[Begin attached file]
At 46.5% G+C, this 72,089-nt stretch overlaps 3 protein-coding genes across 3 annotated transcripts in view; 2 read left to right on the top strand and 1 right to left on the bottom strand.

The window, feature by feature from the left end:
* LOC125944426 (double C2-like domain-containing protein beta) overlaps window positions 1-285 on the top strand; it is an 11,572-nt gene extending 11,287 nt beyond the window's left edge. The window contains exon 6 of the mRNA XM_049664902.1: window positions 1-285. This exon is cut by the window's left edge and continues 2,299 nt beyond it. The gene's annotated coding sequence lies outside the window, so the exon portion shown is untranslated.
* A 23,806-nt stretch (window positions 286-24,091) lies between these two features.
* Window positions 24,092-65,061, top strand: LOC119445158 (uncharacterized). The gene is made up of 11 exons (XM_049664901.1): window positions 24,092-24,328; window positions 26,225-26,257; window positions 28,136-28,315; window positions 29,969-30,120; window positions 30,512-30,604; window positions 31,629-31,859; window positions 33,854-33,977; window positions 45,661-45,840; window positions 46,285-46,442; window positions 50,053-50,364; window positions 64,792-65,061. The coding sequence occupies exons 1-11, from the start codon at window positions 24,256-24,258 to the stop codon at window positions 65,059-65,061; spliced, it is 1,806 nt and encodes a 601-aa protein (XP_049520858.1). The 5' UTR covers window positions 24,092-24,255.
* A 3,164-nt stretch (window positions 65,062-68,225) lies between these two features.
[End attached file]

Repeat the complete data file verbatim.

At 46.5% G+C, this 72,089-nt stretch overlaps 3 protein-coding genes across 3 annotated transcripts in view; 2 read left to right on the top strand and 1 right to left on the bottom strand.

The window, feature by feature from the left end:
* LOC125944426 (double C2-like domain-containing protein beta) overlaps window positions 1-285 on the top strand; it is an 11,572-nt gene extending 11,287 nt beyond the window's left edge. The window contains exon 6 of the mRNA XM_049664902.1: window positions 1-285. This exon is cut by the window's left edge and continues 2,299 nt beyond it. The gene's annotated coding sequence lies outside the window, so the exon portion shown is untranslated.
* A 23,806-nt stretch (window positions 286-24,091) lies between these two features.
* Window positions 24,092-65,061, top strand: LOC119445158 (uncharacterized). The gene is made up of 11 exons (XM_049664901.1): window positions 24,092-24,328; window positions 26,225-26,257; window positions 28,136-28,315; window positions 29,969-30,120; window positions 30,512-30,604; window positions 31,629-31,859; window positions 33,854-33,977; window positions 45,661-45,840; window positions 46,285-46,442; window positions 50,053-50,364; window positions 64,792-65,061. The coding sequence occupies exons 1-11, from the start codon at window positions 24,256-24,258 to the stop codon at window positions 65,059-65,061; spliced, it is 1,806 nt and encodes a 601-aa protein (XP_049520858.1). The 5' UTR covers window positions 24,092-24,255.
* A 3,164-nt stretch (window positions 65,062-68,225) lies between these two features.